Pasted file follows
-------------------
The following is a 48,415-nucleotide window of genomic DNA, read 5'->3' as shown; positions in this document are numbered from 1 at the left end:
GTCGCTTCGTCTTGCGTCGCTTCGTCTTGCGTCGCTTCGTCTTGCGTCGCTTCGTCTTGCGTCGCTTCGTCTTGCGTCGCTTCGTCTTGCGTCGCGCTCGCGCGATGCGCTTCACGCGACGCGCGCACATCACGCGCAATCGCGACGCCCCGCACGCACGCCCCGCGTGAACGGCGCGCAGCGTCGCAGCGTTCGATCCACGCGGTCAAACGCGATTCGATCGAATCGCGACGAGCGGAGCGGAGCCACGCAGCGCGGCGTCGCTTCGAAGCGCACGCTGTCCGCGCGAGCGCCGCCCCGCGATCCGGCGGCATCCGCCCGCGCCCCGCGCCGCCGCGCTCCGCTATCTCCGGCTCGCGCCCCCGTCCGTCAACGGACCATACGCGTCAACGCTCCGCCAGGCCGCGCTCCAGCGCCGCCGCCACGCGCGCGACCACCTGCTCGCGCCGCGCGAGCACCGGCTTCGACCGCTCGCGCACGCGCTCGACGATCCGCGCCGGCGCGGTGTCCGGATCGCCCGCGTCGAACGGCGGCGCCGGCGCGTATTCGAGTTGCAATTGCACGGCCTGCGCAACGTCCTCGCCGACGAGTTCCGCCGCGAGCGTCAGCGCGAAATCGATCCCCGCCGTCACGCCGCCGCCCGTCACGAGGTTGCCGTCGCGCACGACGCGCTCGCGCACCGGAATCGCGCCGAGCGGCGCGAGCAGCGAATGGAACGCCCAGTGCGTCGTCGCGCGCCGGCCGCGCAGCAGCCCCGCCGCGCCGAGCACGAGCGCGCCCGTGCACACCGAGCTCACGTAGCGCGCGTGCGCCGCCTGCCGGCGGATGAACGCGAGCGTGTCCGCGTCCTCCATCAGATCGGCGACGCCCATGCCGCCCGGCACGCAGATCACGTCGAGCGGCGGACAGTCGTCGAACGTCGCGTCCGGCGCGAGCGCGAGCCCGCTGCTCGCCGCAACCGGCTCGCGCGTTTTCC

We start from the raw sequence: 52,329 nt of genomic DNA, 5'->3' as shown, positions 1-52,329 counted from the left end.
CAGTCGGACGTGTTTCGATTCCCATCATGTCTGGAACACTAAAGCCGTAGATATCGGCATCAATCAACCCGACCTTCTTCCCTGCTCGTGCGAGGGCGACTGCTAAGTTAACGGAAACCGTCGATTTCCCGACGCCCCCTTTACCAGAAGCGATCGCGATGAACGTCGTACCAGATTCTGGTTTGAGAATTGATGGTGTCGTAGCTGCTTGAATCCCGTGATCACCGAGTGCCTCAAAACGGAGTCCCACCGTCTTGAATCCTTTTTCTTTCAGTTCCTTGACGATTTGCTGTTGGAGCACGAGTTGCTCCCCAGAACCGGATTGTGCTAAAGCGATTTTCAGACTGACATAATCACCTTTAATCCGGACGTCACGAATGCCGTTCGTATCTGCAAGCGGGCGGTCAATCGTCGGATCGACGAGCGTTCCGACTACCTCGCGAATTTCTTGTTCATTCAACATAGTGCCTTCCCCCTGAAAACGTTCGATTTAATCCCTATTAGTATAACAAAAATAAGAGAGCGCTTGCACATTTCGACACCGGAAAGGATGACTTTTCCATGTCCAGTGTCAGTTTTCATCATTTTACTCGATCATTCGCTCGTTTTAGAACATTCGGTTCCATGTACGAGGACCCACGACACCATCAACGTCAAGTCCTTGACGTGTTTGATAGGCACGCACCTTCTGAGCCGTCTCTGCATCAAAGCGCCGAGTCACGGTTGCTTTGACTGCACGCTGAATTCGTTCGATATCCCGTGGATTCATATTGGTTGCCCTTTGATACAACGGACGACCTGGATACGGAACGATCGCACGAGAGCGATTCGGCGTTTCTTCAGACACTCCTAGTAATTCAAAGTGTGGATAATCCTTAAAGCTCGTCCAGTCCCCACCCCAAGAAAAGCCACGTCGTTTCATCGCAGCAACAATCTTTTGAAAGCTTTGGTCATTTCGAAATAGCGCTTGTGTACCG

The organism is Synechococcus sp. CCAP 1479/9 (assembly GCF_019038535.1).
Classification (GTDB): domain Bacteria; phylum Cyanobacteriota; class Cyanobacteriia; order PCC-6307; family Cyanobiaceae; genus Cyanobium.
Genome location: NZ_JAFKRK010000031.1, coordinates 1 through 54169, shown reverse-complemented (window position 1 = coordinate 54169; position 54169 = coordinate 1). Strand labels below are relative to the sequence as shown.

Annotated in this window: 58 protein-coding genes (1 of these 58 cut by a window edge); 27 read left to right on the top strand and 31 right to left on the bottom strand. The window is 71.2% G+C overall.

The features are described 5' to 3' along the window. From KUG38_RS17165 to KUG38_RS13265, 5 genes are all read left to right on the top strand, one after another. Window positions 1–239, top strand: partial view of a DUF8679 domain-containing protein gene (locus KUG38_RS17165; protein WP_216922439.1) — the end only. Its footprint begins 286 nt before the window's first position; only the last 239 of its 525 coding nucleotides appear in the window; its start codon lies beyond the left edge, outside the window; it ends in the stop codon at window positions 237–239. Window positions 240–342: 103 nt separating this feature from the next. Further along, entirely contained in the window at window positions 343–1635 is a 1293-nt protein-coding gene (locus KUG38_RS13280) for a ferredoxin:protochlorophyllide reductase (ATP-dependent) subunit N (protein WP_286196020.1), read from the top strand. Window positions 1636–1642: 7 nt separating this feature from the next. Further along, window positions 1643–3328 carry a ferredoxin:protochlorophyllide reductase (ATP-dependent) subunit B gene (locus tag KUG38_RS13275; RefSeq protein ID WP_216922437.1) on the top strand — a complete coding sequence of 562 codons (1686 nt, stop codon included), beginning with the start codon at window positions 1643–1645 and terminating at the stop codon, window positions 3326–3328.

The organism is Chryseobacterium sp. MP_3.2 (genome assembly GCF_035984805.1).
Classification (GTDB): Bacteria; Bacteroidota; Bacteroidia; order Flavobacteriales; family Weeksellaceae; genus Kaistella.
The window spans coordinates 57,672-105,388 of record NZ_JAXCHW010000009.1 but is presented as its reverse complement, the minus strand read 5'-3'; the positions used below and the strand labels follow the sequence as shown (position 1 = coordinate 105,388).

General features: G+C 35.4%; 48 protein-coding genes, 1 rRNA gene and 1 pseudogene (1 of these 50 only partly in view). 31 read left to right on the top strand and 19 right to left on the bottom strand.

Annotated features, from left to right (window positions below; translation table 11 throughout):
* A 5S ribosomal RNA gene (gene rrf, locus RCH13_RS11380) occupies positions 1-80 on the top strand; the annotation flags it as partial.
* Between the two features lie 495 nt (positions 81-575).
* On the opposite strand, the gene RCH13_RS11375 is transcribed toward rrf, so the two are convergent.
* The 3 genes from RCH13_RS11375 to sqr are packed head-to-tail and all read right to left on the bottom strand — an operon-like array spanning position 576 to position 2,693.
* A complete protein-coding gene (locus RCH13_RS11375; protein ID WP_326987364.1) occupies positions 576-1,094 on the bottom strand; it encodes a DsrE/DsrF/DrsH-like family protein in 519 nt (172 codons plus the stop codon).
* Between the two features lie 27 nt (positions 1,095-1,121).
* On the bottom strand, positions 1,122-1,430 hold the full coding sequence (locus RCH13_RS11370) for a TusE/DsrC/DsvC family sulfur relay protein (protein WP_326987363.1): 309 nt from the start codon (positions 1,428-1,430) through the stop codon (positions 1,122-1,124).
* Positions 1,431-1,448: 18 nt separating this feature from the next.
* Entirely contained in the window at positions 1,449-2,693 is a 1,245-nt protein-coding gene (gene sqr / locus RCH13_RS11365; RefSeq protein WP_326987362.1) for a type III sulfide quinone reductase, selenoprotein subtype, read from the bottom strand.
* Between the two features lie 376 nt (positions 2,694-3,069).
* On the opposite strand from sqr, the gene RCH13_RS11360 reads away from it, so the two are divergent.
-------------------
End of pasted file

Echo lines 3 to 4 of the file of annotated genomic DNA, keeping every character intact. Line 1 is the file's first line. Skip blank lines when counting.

We start from the raw sequence: 52,329 nt of genomic DNA, 5'->3' as shown, positions 1-52,329 counted from the left end.
CAGTCGGACGTGTTTCGATTCCCATCATGTCTGGAACACTAAAGCCGTAGATATCGGCATCAATCAACCCGACCTTCTTCCCTGCTCGTGCGAGGGCGACTGCTAAGTTAACGGAAACCGTCGATTTCCCGACGCCCCCTTTACCAGAAGCGATCGCGATGAACGTCGTACCAGATTCTGGTTTGAGAATTGATGGTGTCGTAGCTGCTTGAATCCCGTGATCACCGAGTGCCTCAAAACGGAGTCCCACCGTCTTGAATCCTTTTTCTTTCAGTTCCTTGACGATTTGCTGTTGGAGCACGAGTTGCTCCCCAGAACCGGATTGTGCTAAAGCGATTTTCAGACTGACATAATCACCTTTAATCCGGACGTCACGAATGCCGTTCGTATCTGCAAGCGGGCGGTCAATCGTCGGATCGACGAGCGTTCCGACTACCTCGCGAATTTCTTGTTCATTCAACATAGTGCCTTCCCCCTGAAAACGTTCGATTTAATCCCTATTAGTATAACAAAAATAAGAGAGCGCTTGCACATTTCGACACCGGAAAGGATGACTTTTCCATGTCCAGTGTCAGTTTTCATCATTTTACTCGATCATTCGCTCGTTTTAGAACATTCGGTTCCATGTACGAGGACCCACGACACCATCAACGTCAAGTCCTTGACGTGTTTGATAGGCACGCACCTTCTGAGCCGTCTCTGCATCAAAGCGCCGAGTCACGGTTGCTTTGACTGCACGCTGAATTCGTTCGATATCCCGTGGATTCATATTGGTTGCCCTTTGATACAACGGACGACCTGGATACGGAACGATCGCACGAGAGCGATTCGGCGTTTCTTCAGACACTCCTAGTAATTCAAAGTGTGGATAATCCTTAAAGCTCGTCCAGTCCCCACCCCAAGAAAAGCCACGTCGTTTCATCGCAGCAACAATCTTTTGAAAGCTTTGGTCATTTCGAAATAGCGCTTGTGTACCG